Kingston, Frontenac and Lennox and Addington Board of Health passed a motion on Wednesday to explore merging with other public health units as part of the Ontario government’s plan to strengthen the public health sector.
On Aug. 22, the province announced that it would work to “refine and clarify the roles of local public health units,” in order to reduce overlap of services and increase access to public health programs.
“One-time funding, resources and supports will be offered to local public health agencies that voluntarily merge to streamline and reinvest back into expanding programs and services,” a news release from the province stated.
In a presentation to the local board of health, local medical officer of health Piotr Oglaza addressed some background information that has led the province to seek the potential merging of some of the province’s health units.
“The stated context for this plan was based on the historical perspective of long-standing challenges within the public health sector in Ontario related to capacity, stability and sustainability, along with implications for inequitable health outcomes for Ontarians, that have been identified through multiple reports over the past 20 years,” Oglaza wrote in the meeting’s agenda package.
KFL&A Public Health is a local public health agency that serves approximately 210,000 residents, which Oglaza says is below the Ministry of Health and Long-Term Care’s stated goal of a local public health system with “larger LPHAs serving a minimum of 500,000 residents.”
Oglaza said the province is offering funding and resources to not only perform a merger but also to cover the cost of exploring what that process would look like, including the hiring of consultants to generate information needed.
“It’s the opportunity for us to take advantage of the supports that the government is willing to commit to this process,” he said.
“The theme of capacity and mergers has been a recurring theme over the past 20 years. The chances are high that this will come back at some point. At this point, we have the opportunity to be in the lead, to be in the driver’s seat, to be controlling what’s happening to us and what our future state is going to look like.”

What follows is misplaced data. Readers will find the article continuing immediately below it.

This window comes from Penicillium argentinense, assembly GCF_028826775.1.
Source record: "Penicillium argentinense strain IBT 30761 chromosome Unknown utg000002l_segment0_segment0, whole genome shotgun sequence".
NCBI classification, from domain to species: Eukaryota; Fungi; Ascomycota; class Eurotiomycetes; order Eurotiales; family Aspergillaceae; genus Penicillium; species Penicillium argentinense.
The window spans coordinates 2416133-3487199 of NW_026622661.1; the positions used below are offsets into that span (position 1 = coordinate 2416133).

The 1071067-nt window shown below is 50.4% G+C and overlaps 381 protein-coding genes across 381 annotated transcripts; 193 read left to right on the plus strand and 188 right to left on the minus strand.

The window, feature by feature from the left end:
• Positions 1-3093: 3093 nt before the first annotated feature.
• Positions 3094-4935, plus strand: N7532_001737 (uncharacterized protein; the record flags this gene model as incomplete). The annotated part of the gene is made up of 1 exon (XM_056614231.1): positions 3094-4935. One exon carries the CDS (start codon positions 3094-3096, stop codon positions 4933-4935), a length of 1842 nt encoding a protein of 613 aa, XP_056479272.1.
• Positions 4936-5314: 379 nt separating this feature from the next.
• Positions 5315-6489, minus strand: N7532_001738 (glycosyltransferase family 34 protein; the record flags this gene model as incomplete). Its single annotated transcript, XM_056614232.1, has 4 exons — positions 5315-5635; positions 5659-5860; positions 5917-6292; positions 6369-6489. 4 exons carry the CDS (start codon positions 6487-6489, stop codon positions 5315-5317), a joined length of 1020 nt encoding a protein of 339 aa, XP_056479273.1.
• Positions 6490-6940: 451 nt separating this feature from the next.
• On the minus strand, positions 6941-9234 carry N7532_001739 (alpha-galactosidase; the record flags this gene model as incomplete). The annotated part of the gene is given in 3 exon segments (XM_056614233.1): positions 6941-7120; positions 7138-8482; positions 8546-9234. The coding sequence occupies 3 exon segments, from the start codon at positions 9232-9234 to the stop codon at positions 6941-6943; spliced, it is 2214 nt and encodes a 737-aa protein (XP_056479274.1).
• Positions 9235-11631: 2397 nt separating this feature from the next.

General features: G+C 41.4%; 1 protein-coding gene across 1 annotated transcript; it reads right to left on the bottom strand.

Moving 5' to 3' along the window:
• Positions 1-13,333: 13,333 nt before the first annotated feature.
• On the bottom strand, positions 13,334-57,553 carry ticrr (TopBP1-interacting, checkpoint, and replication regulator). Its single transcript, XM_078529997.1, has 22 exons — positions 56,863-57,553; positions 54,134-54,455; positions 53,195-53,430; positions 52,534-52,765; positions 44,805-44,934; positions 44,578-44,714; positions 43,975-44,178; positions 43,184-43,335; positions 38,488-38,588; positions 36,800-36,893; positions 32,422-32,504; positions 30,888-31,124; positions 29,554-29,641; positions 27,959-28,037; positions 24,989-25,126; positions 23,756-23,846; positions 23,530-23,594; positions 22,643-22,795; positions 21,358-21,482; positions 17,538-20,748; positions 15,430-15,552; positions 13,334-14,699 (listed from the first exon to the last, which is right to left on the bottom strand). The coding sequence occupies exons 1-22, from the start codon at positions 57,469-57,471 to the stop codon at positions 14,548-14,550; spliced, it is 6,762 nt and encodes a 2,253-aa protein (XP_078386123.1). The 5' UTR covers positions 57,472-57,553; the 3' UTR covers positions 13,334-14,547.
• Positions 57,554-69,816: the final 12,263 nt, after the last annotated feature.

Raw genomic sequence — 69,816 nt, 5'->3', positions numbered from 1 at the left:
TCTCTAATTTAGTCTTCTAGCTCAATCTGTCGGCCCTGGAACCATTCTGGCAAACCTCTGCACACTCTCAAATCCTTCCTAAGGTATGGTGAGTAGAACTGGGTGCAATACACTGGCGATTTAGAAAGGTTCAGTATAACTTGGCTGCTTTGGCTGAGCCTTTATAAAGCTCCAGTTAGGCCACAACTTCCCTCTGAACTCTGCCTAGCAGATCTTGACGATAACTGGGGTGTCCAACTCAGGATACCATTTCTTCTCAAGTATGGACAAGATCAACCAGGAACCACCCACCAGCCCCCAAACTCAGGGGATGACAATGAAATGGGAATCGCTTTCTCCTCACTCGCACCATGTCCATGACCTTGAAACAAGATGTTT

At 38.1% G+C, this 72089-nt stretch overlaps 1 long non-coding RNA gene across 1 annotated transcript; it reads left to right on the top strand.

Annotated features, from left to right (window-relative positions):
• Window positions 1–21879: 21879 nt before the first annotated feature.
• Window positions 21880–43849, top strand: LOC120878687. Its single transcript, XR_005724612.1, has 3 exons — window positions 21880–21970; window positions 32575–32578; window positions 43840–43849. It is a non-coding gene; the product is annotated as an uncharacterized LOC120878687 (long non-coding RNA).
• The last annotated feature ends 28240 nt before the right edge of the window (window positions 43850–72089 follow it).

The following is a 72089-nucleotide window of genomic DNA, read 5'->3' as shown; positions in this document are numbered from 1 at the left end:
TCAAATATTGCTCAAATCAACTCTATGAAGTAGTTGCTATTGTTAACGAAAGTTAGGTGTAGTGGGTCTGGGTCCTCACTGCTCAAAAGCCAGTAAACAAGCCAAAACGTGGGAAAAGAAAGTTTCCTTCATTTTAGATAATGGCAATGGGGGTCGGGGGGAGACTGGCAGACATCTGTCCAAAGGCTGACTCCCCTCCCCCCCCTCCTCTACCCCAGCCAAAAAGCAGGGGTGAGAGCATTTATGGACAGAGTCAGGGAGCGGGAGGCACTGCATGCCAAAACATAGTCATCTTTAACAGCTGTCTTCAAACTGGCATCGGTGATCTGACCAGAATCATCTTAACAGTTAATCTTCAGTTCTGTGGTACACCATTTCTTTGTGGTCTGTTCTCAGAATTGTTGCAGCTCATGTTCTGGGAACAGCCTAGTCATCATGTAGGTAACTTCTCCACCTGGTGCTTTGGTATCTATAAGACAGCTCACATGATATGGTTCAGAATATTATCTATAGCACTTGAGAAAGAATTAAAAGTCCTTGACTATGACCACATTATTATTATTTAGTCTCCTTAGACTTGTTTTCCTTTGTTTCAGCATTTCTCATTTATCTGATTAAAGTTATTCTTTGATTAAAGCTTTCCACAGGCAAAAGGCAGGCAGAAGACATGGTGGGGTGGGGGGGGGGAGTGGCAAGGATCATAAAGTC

Board chair Wess Garrod asked Oglaza why public health should consider exploring a voluntary merger.
Oglaza expressed that the risk of not exploring it is in the potential for a lack of control down the road.
“The risk of not taking on that opportunity right now is that in the future, any future government is going to look at that and they might come to the conclusion that we need to be told how to do this,” Oglaza said. “There’s a danger in that, because the model that might be proposed to us in the future may not be to our liking, and we will not be able to have a credible argument saying, ‘Give us the resources and let us figure it out,’ because we are given that opportunity right now. So if we don’t take it, it reduces our ability to, in the future, have a significant say in what happens to us.”
The board passed the motion to “explore options for merging with other health units to achieve the ministry’s stated goals to optimize capacity, stability and sustainability of public health and deliver more equitable health outcomes for Ontarians.”